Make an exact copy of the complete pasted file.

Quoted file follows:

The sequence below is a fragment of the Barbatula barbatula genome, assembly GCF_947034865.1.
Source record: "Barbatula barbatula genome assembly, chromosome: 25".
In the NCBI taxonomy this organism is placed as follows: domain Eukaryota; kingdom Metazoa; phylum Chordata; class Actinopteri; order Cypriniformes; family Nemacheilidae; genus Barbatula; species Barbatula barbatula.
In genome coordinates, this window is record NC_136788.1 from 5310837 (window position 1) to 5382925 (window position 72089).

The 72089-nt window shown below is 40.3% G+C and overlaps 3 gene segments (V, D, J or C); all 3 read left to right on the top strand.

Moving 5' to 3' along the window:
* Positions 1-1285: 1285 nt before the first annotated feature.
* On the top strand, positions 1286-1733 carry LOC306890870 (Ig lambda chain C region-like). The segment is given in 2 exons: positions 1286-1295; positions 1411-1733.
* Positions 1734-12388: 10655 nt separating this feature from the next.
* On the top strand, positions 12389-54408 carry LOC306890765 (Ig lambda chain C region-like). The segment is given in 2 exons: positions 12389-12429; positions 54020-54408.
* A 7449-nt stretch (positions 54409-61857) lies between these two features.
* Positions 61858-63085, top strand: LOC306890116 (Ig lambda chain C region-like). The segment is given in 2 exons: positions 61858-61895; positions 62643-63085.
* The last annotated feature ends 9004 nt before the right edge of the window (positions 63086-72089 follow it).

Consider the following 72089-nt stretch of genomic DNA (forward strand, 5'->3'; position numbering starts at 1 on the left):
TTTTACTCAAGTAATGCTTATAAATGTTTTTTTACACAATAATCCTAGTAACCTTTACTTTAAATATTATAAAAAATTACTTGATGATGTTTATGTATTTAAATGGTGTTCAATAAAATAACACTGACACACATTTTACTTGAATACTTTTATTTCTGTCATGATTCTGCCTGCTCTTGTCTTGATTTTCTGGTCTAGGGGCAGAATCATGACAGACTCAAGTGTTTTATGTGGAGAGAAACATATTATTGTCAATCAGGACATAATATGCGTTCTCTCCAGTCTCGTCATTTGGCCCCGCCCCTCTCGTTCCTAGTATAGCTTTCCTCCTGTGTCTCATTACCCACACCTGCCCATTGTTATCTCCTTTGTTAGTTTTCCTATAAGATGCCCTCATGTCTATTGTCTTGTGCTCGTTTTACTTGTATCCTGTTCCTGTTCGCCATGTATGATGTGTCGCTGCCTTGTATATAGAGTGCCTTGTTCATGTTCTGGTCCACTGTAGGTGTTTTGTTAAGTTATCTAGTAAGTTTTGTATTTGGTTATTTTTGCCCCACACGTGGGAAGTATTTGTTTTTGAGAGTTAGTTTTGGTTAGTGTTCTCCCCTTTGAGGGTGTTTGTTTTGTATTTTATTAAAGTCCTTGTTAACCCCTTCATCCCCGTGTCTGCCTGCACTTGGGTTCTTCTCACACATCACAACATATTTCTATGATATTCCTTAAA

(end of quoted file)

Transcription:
The sequence below is a fragment of the Barbatula barbatula genome, assembly GCF_947034865.1.
Source record: "Barbatula barbatula genome assembly, chromosome: 25".
In the NCBI taxonomy this organism is placed as follows: domain Eukaryota; kingdom Metazoa; phylum Chordata; class Actinopteri; order Cypriniformes; family Nemacheilidae; genus Barbatula; species Barbatula barbatula.
In genome coordinates, this window is record NC_136788.1 from 5310837 (window position 1) to 5382925 (window position 72089).

The 72089-nt window shown below is 40.3% G+C and overlaps 3 gene segments (V, D, J or C); all 3 read left to right on the top strand.

Moving 5' to 3' along the window:
* Positions 1-1285: 1285 nt before the first annotated feature.
* On the top strand, positions 1286-1733 carry LOC306890870 (Ig lambda chain C region-like). The segment is given in 2 exons: positions 1286-1295; positions 1411-1733.
* Positions 1734-12388: 10655 nt separating this feature from the next.
* On the top strand, positions 12389-54408 carry LOC306890765 (Ig lambda chain C region-like). The segment is given in 2 exons: positions 12389-12429; positions 54020-54408.
* A 7449-nt stretch (positions 54409-61857) lies between these two features.
* Positions 61858-63085, top strand: LOC306890116 (Ig lambda chain C region-like). The segment is given in 2 exons: positions 61858-61895; positions 62643-63085.
* The last annotated feature ends 9004 nt before the right edge of the window (positions 63086-72089 follow it).

Consider the following 72089-nt stretch of genomic DNA (forward strand, 5'->3'; position numbering starts at 1 on the left):
TTTTACTCAAGTAATGCTTATAAATGTTTTTTTACACAATAATCCTAGTAACCTTTACTTTAAATATTATAAAAAATTACTTGATGATGTTTATGTATTTAAATGGTGTTCAATAAAATAACACTGACACACATTTTACTTGAATACTTTTATTTCTGTCATGATTCTGCCTGCTCTTGTCTTGATTTTCTGGTCTAGGGGCAGAATCATGACAGACTCAAGTGTTTTATGTGGAGAGAAACATATTATTGTCAATCAGGACATAATATGCGTTCTCTCCAGTCTCGTCATTTGGCCCCGCCCCTCTCGTTCCTAGTATAGCTTTCCTCCTGTGTCTCATTACCCACACCTGCCCATTGTTATCTCCTTTGTTAGTTTTCCTATAAGATGCCCTCATGTCTATTGTCTTGTGCTCGTTTTACTTGTATCCTGTTCCTGTTCGCCATGTATGATGTGTCGCTGCCTTGTATATAGAGTGCCTTGTTCATGTTCTGGTCCACTGTAGGTGTTTTGTTAAGTTATCTAGTAAGTTTTGTATTTGGTTATTTTTGCCCCACACGTGGGAAGTATTTGTTTTTGAGAGTTAGTTTTGGTTAGTGTTCTCCCCTTTGAGGGTGTTTGTTTTGTATTTTATTAAAGTCCTTGTTAACCCCTTCATCCCCGTGTCTGCCTGCACTTGGGTTCTTCTCACACATCACAACATATTTCTATGATATTCCTTAAA